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If I log in to my server through ssh and copy files to my local computer can I be eavesdropped?

How do I make sure nobody can intercept the data or even know what I am copying?

Are there levels of security in SSH?

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2 Answers 2

up vote 4 down vote accepted

SSH uses encryption which makes eavesdropping pointless. All an eavesdropper would see is ciphertext, i.e. random data.

You can make sure no one intercepts the data by ensuring the SSH server fingerprint reported by your SSH client is what you are expecting.

SSH does not hide the IP you are connecting to or the length of time you are connected. It does not transmit information by itself - when the connection is idle, so is SSH (minor exception is some clients [namely PuTTY] have a "keepalive" option whereby packets are sent just to keep the connection from timing out). This information may be used by an attacker to correlate your activity with certain files or activities. There are ways to obfuscate this if you are very paranoid.

There are different SSH versions - you want to use version 2 and never any earlier versions.

SSH is a network application protocol - it creates a "pipe" between you and a remote system. So it is merely concerned with delivering the data the server wants to display to you, and transmitting what you type back to the server. Accounts, access control, and login remain the responsibility of the operating system. SSH does not change anything with regard to that.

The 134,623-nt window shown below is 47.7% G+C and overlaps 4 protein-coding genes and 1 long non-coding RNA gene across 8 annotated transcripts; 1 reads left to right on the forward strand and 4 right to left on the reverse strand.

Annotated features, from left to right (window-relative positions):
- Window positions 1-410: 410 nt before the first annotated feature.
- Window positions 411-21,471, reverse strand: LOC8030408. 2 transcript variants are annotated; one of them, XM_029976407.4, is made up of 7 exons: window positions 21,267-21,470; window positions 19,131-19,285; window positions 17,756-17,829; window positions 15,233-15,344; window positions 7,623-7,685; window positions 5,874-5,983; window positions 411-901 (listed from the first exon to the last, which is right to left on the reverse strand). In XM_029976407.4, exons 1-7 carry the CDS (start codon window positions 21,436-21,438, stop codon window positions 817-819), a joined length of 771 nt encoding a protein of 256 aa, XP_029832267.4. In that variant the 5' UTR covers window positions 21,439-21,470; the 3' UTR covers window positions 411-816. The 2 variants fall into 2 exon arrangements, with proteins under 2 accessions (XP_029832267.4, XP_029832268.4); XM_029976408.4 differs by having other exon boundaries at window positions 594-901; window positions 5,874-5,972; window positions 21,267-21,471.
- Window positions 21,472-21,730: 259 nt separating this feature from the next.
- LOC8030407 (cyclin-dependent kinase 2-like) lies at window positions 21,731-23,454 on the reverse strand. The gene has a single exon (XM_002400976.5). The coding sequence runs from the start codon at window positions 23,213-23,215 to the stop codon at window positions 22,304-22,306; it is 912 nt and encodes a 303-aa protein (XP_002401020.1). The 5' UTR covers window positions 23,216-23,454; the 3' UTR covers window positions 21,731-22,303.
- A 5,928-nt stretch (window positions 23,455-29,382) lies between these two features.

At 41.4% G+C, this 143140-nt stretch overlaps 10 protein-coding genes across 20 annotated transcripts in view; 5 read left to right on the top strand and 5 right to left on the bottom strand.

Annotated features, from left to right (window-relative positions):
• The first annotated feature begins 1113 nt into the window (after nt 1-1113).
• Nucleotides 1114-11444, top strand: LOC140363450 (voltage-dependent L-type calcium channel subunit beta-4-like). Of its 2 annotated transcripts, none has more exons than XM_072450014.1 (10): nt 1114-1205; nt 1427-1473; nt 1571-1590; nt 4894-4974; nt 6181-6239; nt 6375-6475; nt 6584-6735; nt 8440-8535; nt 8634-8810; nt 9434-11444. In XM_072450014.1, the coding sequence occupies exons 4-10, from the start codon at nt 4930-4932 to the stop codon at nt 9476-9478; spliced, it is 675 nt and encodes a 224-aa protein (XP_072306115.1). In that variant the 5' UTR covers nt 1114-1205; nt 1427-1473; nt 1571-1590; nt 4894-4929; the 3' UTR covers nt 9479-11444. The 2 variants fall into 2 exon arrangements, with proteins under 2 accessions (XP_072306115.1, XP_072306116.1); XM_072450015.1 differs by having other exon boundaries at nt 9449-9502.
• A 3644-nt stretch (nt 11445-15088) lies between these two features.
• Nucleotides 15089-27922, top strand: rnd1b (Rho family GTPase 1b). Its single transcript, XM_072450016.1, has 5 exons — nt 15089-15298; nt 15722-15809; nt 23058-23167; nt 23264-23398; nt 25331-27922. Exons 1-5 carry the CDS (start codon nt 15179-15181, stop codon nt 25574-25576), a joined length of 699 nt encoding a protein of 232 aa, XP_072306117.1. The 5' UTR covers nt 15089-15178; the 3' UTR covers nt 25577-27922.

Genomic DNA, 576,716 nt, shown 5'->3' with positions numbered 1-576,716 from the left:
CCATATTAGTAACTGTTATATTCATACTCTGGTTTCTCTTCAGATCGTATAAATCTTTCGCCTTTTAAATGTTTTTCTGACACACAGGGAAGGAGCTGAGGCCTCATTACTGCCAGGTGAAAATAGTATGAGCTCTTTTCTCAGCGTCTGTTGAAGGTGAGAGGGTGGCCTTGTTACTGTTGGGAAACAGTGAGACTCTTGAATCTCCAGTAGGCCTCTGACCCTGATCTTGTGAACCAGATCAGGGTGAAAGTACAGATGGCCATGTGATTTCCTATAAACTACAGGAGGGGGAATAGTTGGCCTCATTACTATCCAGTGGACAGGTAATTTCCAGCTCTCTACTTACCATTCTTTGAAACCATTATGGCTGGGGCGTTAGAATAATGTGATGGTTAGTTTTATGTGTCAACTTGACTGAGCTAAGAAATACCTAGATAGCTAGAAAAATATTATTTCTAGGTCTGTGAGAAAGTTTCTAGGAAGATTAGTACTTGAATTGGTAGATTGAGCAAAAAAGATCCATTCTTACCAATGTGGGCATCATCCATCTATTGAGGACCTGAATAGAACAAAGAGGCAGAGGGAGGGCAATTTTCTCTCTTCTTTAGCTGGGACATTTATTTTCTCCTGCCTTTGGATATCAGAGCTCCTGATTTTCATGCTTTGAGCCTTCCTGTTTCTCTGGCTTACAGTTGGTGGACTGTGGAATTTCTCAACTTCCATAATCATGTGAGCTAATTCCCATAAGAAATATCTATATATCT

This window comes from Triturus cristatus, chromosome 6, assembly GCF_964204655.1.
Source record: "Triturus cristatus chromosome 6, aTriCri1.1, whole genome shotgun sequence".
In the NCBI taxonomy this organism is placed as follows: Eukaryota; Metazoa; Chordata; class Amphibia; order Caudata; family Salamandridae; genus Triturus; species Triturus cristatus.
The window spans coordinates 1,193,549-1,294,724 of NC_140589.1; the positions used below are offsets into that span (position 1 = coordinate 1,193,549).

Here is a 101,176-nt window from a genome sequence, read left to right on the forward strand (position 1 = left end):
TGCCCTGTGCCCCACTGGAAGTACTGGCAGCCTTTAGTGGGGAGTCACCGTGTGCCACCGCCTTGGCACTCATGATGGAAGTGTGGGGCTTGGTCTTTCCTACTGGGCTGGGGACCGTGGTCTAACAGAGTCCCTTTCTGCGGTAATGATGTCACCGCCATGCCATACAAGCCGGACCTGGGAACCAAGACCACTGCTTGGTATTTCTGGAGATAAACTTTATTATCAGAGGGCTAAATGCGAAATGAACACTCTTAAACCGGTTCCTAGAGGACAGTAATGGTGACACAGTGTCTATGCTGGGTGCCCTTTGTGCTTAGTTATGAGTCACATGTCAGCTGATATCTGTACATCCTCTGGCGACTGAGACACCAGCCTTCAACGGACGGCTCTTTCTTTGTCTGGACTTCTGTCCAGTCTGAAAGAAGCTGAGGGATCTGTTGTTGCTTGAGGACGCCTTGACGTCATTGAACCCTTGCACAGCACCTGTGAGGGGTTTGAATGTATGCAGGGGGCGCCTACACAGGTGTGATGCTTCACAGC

This means "access levels" are separately your responsibility as a system administrator - a given account will have the same capabilities whether they login locally or via SSH.

The sshd_config has an option to deny root the ability to directly login (does not affect sudo or su). Generally this is considered a good thing, as remote root access would then require two passwords instead of one.

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Between the Daemon on your server and the client on your local machine, there is no way to read the content or type of file. That is the point of SSH.
That being said, the approximate size of the file is easy to discern, as is the source and destination.

To answer the "levels of security" part, I will need more information.
If you are talking about Passwords vs private key, yes: keys are more secure.
If you are talking about 512 bit vs 1024 bit, yes: the more bits the better (if the daemon supports it)
if you are talking about "this is encrypted and that is not," no: everything is encrypted.

Hope this helps

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